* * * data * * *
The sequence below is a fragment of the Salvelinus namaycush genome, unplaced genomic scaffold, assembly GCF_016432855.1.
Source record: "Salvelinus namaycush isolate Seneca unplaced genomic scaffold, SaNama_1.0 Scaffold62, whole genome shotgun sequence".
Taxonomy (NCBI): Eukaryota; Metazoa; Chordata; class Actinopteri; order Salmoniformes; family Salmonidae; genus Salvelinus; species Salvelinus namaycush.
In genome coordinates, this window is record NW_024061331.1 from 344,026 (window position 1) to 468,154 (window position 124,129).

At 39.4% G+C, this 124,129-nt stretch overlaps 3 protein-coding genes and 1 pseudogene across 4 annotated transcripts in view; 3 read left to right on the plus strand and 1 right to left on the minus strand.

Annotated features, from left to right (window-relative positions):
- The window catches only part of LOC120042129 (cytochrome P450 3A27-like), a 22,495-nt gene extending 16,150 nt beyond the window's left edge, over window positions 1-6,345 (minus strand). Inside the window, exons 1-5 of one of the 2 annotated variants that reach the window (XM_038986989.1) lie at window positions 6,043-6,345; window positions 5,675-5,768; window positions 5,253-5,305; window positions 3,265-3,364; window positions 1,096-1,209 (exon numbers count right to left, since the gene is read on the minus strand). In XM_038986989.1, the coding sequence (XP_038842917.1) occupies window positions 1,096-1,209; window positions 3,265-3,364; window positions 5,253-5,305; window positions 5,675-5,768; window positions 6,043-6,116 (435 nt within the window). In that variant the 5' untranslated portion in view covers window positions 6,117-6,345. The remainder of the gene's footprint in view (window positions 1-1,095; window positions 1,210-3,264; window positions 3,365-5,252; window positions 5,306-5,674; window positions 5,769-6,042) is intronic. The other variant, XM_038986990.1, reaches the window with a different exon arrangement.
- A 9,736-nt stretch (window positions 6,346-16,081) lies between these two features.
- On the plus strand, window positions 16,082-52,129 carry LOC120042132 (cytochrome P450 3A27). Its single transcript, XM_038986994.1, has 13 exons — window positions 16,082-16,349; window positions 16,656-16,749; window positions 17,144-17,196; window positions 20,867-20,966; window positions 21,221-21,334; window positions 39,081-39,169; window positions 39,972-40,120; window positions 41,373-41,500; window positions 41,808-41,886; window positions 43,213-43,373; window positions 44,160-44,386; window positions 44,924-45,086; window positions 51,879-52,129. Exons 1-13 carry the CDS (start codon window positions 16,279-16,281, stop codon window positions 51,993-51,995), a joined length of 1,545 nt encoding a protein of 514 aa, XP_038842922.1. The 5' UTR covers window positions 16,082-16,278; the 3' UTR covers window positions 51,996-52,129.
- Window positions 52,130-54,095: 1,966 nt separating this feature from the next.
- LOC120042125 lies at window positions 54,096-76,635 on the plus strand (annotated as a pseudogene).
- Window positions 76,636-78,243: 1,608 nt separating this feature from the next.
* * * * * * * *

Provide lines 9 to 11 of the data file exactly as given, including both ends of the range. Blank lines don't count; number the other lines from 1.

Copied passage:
- On the plus strand, window positions 16,082-52,129 carry LOC120042132 (cytochrome P450 3A27). Its single transcript, XM_038986994.1, has 13 exons — window positions 16,082-16,349; window positions 16,656-16,749; window positions 17,144-17,196; window positions 20,867-20,966; window positions 21,221-21,334; window positions 39,081-39,169; window positions 39,972-40,120; window positions 41,373-41,500; window positions 41,808-41,886; window positions 43,213-43,373; window positions 44,160-44,386; window positions 44,924-45,086; window positions 51,879-52,129. Exons 1-13 carry the CDS (start codon window positions 16,279-16,281, stop codon window positions 51,993-51,995), a joined length of 1,545 nt encoding a protein of 514 aa, XP_038842922.1. The 5' UTR covers window positions 16,082-16,278; the 3' UTR covers window positions 51,996-52,129.
- Window positions 52,130-54,095: 1,966 nt separating this feature from the next.
- LOC120042125 lies at window positions 54,096-76,635 on the plus strand (annotated as a pseudogene).